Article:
8:00 = Notified of a 7.2 earthquake outside of Christchurch. Told people died and to calm loved ones back in civilization once we had service.
8:17 = The windows have fogged over, making the snowcapped distant peaks and encompassing bush seem even more like a dream.
8:20 = Nature walk through the wet bush (the Key Summit Walk). Up and up through a stone strewn path as it zig-zagged through the forest. A waterfall here, fallen moss-covered tress there. A conversation with a Londoner. Soon the trees fade out and shrubs fade in and we see the others. Mountains views, snowcapped peaks, and a conversation with our driver. We linger in the chill at the top. Then the long, long, long walk down.
10:25 = After the hike, fingers so cold can barely write. Legs not aching…yet.
10:38 = Rushing around the bends and through the heights with pop music beat matching the rhythm of the bus.
10:48 = Sun and chilled sweat.
10:55 = The Londoner with a banana and Downtown Abby as peaks and trees fly by.
10:58 = Reggae and tour buses.
11:01 = It’s funny how the wow-factor wears off after first viewing. I can still appreciate the beauty though.
11:07 = Through the forest and National Park, now farms and sheep, highlighted by distant hills and though bright yellow flowering bushes (gorse).
11:39 = Back in civilization. Phones blowing up with worried messages from friends and family. At the café everyone glued to their phones, reassuring and searching for info.
12:26 = Back on the road. Nominating DJs.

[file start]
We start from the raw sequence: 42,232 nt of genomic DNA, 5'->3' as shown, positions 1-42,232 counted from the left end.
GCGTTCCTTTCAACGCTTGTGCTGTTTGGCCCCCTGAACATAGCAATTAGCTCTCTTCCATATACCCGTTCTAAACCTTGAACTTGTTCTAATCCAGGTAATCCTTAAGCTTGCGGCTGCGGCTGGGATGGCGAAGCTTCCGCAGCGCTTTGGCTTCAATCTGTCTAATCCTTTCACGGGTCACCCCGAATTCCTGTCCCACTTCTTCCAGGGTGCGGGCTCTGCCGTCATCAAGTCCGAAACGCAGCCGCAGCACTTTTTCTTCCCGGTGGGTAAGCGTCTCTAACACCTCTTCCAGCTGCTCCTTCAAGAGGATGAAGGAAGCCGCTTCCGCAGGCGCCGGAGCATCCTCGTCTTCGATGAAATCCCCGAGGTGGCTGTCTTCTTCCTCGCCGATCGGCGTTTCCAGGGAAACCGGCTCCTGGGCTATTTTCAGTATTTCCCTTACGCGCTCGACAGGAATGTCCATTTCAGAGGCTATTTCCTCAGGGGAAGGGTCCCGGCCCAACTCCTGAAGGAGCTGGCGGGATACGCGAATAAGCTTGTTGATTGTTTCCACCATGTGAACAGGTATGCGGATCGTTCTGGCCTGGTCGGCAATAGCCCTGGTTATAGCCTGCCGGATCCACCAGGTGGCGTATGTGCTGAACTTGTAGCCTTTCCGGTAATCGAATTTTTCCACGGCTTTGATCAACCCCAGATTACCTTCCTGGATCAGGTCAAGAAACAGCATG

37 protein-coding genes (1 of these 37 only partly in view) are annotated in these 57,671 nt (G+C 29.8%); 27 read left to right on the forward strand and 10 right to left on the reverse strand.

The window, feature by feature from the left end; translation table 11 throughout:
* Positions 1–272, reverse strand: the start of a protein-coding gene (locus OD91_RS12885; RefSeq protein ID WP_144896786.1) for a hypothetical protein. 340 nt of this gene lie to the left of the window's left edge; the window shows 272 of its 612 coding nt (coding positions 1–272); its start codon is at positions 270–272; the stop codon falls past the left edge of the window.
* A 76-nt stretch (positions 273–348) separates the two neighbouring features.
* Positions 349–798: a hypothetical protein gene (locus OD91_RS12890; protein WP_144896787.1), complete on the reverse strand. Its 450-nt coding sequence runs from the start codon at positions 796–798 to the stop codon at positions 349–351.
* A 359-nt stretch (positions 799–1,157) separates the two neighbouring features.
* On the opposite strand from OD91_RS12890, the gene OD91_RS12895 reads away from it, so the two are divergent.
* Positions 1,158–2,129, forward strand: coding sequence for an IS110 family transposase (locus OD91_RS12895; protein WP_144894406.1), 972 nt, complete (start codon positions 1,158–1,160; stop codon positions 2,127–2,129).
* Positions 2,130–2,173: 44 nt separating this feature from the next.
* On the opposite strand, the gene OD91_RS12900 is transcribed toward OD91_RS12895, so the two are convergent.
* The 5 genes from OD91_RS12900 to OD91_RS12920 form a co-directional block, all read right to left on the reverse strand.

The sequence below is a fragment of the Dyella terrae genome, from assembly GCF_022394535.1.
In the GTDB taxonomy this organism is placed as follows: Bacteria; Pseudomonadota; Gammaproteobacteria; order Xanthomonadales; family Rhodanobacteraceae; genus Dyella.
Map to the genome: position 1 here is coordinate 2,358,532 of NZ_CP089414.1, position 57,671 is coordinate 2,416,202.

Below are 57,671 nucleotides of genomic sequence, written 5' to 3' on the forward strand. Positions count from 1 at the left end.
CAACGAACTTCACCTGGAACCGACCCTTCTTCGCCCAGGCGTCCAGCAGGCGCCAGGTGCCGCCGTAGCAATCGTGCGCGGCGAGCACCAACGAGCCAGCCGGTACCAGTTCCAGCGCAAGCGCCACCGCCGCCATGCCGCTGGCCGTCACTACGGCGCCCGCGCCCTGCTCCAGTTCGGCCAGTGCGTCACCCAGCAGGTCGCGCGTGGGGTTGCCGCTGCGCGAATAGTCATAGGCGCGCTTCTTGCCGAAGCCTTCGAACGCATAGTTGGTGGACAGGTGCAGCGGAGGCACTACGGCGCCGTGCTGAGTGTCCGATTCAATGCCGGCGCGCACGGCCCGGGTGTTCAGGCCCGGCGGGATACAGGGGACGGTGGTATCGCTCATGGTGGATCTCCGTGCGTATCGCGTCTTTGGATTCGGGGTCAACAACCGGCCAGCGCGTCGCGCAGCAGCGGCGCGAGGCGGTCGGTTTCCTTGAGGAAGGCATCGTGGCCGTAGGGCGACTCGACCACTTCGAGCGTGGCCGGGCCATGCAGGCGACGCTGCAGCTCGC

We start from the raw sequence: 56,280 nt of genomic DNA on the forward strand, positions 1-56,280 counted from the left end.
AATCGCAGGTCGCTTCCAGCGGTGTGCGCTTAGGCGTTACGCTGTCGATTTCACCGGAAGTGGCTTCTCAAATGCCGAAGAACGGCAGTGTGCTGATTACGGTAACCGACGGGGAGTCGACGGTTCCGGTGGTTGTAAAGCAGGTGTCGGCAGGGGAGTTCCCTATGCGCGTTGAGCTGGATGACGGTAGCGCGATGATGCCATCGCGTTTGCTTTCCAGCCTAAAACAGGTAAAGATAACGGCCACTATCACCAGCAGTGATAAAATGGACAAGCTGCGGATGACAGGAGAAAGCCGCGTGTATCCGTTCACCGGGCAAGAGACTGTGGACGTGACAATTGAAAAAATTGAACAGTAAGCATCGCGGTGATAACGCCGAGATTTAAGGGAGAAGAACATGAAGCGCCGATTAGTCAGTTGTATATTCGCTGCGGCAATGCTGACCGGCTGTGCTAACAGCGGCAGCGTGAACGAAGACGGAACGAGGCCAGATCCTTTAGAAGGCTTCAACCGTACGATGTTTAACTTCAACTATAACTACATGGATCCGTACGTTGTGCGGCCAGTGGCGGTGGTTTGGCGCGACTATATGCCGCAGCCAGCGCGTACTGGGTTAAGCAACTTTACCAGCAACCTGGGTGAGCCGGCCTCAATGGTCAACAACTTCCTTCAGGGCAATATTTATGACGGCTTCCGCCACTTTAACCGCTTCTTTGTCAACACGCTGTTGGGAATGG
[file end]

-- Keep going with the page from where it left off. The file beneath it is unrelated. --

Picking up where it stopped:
12:42 = Stop at NZ’s second deepest lake. Calm clear waters and beclouded distant blue peaks. Photos and an earthquake update.
12:50 = On the road.
1:11 = Interrupted by baby and earthquake talk.
2:13 = Toilet break and Invercargill fact time.
2:50 = Invercargill…almost. Water spotted at least. I’m not actually sure what town that was.
3:25 = Now in Invercargill.
I took one look at that empty, drab town (sorry NZ standards have labeled it a city) and knew I was not going to spend two days in Invercargill as planned. I’ve never done this before, change my plans at the last moment. But I got on the phone as the bus bumped along to the Steward Island ferry port and changed my ticket and then I was set. It was thrilling and not as hard as I thought it would be. I wasn’t the only one to be hopping off the bus on Steward Island. So I had company and there was always the birds.
The ferry was…rough. This tiny little boat packed with people crashing through the waves. Bump. Splash. Rattle. (It was worse than Calais to Dover.) It took all my will power to continue talking about Thanksgiving with my fellow passengers and not throw up like this poor man in the front who filled two sick bags.
Legs shaking back on land, we made our way through the small 300+ people town to the hostel. Dinner was at the only pub in town and consisted with fresh seafood chowder, a pint, and wonderful conversation. As other went out in the rain to hunt for a kiwi, I settled into bed and knew I had made the right choice.